And so two years ago, a team of researchers published the first meta-analysis to examine the link between lead exposure and crime, combining 24 relevant studies. After accounting for publication bias (the fact that a study is more likely to be published if it finds a statistically significant result), they found that removing lead from gasoline in the United States may have caused the homicide rate to drop 7–28%. Which is…a lot. Like, imagine if one out of every four murder victims in the United States in the 1990s was directly caused by this guy. Fun fact, Thomas Midgley Jr. not only invented leaded gasoline but he also came up with Freon, the first chlorofluorocarbon, making him a plausible 2nd choice if you invent a time machine and you’ve already strangled baby Hitler to death. On that note, Midgley’s final invention was a contraption for getting himself out of bed after he was paralyzed. “Finally,” you’re thinking, “he invented a good thing that doesn’t just end up killing someone.”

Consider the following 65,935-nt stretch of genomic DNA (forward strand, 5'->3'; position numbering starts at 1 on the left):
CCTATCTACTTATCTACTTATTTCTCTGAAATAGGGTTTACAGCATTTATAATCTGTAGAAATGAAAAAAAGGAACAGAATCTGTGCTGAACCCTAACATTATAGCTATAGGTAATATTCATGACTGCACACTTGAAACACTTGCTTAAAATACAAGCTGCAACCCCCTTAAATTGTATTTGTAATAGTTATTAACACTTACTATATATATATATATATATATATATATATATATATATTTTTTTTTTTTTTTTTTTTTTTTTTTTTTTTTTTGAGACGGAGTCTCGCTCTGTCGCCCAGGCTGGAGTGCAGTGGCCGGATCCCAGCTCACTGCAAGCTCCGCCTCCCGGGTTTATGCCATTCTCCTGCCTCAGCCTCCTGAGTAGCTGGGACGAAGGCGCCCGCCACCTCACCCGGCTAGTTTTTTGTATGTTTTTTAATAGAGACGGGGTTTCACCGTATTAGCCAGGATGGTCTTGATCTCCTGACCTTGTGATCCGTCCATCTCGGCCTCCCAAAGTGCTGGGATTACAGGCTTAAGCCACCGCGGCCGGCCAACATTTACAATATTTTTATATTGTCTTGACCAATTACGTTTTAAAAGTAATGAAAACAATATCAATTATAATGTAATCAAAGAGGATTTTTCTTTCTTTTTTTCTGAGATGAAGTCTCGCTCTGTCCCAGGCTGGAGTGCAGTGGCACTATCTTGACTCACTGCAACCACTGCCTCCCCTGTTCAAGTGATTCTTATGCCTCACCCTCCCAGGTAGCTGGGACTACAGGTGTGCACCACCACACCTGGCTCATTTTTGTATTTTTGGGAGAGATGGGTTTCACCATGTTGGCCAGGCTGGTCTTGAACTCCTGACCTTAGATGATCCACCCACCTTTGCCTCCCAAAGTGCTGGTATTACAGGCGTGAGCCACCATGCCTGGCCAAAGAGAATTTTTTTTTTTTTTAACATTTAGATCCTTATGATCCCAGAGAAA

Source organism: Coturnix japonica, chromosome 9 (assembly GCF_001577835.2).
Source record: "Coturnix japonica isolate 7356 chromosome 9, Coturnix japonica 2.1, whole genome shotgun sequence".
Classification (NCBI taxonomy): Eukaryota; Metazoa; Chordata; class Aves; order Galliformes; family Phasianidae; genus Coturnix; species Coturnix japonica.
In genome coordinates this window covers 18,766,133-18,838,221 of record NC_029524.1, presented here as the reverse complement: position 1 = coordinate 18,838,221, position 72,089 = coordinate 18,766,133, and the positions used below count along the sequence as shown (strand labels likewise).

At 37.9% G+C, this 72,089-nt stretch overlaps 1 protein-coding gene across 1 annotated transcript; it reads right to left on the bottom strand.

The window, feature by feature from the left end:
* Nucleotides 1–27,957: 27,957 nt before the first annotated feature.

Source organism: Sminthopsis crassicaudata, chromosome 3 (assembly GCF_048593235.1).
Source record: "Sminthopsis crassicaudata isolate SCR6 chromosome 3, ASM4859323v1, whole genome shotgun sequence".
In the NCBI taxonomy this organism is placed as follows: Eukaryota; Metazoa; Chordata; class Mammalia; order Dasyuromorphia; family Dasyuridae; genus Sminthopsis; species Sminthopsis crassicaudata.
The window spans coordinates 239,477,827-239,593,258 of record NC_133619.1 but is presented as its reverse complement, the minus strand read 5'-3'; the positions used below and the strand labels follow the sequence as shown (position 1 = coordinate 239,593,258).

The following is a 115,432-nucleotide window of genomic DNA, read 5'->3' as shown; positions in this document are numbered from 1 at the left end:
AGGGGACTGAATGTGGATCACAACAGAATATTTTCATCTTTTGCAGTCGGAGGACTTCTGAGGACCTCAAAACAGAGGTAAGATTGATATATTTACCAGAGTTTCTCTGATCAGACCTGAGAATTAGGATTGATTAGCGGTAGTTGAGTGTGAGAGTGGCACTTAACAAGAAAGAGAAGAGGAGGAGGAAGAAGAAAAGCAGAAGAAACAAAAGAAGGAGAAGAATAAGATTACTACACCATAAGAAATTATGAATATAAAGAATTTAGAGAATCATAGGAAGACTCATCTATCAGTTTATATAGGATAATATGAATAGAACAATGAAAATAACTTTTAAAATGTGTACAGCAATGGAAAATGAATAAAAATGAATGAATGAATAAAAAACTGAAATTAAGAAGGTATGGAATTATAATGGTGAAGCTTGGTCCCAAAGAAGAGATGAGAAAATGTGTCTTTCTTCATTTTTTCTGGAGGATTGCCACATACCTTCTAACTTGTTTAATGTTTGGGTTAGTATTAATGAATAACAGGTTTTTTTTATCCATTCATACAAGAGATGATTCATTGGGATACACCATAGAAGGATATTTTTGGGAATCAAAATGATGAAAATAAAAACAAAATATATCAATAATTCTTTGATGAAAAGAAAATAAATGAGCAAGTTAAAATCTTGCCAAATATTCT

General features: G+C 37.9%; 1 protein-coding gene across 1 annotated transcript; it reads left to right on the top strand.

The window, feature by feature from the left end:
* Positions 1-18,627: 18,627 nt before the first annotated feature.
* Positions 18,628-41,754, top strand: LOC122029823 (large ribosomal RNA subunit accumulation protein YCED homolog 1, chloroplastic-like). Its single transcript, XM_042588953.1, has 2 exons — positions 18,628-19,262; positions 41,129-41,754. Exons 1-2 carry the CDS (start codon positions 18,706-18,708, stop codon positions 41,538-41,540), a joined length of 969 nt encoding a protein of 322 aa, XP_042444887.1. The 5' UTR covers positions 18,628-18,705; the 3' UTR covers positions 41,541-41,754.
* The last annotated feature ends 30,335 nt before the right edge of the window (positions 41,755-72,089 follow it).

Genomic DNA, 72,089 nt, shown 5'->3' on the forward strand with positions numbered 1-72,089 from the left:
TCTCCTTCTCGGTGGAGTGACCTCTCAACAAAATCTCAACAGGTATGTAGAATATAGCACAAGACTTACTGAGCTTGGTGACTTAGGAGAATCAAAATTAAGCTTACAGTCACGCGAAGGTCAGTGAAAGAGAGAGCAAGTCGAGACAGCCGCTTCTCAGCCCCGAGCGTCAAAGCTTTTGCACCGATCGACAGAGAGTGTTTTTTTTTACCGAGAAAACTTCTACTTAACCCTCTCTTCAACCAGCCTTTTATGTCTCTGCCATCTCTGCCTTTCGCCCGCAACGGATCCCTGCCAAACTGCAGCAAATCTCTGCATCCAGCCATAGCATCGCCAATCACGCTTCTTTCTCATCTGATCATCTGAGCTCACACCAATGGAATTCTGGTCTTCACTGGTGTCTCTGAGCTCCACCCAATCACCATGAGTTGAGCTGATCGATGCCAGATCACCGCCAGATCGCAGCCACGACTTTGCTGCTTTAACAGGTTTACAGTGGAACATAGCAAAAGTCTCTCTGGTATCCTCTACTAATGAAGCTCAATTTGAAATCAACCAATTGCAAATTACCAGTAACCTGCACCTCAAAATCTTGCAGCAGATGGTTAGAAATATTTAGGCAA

So is lead the cause of the spike in violence in the 1990s? No, it wasn’t THE cause, but there’s a very good chance that it was A cause, and getting it out of gasoline was undoubtedly a good idea that has gone on to save a lot of lives. But de-leading gasoline, and paint, and toys and things is not the end of the story of how lead has fucked us up. It’s still there, blasting into the air every time we hammer a nail into the wall of an old apartment building, kick up dirt near highways, land propeller planes near neighborhoods, and turn on the tap in a house with lead pipes and “soft” or acidic water (since “hard” water forms crystals that protect the lead from leaching into the water).
Without a concerted effort to clean up these remnant mistakes of the past, the mostly marginalized children growing up in these areas will continue to suffer from all the same ill effects we know lead causes, and society as a whole will continue to suffer an unknown amount from the poverty and crime that results.
Oh also I’m going to start washing my hands after I solder together my next flamingula. It’s a pretty small amount of lead but hey, better safe than brain-damaged, I guess.